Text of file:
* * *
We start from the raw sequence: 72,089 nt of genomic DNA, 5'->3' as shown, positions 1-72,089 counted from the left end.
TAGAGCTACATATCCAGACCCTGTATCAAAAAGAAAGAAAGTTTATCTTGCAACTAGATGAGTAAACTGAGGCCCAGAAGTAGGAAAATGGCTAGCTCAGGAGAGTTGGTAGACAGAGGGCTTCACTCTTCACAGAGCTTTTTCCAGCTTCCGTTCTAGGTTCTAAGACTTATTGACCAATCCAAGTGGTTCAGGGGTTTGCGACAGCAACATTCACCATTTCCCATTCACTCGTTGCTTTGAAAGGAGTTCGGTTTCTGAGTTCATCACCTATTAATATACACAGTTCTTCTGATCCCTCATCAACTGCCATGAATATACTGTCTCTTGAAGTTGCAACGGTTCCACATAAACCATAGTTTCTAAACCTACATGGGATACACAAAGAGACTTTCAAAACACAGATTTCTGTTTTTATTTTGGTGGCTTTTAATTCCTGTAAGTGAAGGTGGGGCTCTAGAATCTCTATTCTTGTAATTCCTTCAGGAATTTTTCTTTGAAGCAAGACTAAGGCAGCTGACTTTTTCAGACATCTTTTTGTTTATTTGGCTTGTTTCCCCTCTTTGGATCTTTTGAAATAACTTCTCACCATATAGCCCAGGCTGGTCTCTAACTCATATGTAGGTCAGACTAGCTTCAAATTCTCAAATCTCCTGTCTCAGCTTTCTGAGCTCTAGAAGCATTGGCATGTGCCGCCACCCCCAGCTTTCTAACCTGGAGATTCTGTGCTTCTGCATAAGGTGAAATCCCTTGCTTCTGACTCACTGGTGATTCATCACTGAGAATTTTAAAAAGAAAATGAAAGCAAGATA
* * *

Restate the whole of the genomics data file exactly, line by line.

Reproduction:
We start from the raw sequence: 72,089 nt of genomic DNA, 5'->3' as shown, positions 1-72,089 counted from the left end.
TAGAGCTACATATCCAGACCCTGTATCAAAAAGAAAGAAAGTTTATCTTGCAACTAGATGAGTAAACTGAGGCCCAGAAGTAGGAAAATGGCTAGCTCAGGAGAGTTGGTAGACAGAGGGCTTCACTCTTCACAGAGCTTTTTCCAGCTTCCGTTCTAGGTTCTAAGACTTATTGACCAATCCAAGTGGTTCAGGGGTTTGCGACAGCAACATTCACCATTTCCCATTCACTCGTTGCTTTGAAAGGAGTTCGGTTTCTGAGTTCATCACCTATTAATATACACAGTTCTTCTGATCCCTCATCAACTGCCATGAATATACTGTCTCTTGAAGTTGCAACGGTTCCACATAAACCATAGTTTCTAAACCTACATGGGATACACAAAGAGACTTTCAAAACACAGATTTCTGTTTTTATTTTGGTGGCTTTTAATTCCTGTAAGTGAAGGTGGGGCTCTAGAATCTCTATTCTTGTAATTCCTTCAGGAATTTTTCTTTGAAGCAAGACTAAGGCAGCTGACTTTTTCAGACATCTTTTTGTTTATTTGGCTTGTTTCCCCTCTTTGGATCTTTTGAAATAACTTCTCACCATATAGCCCAGGCTGGTCTCTAACTCATATGTAGGTCAGACTAGCTTCAAATTCTCAAATCTCCTGTCTCAGCTTTCTGAGCTCTAGAAGCATTGGCATGTGCCGCCACCCCCAGCTTTCTAACCTGGAGATTCTGTGCTTCTGCATAAGGTGAAATCCCTTGCTTCTGACTCACTGGTGATTCATCACTGAGAATTTTAAAAAGAAAATGAAAGCAAGATA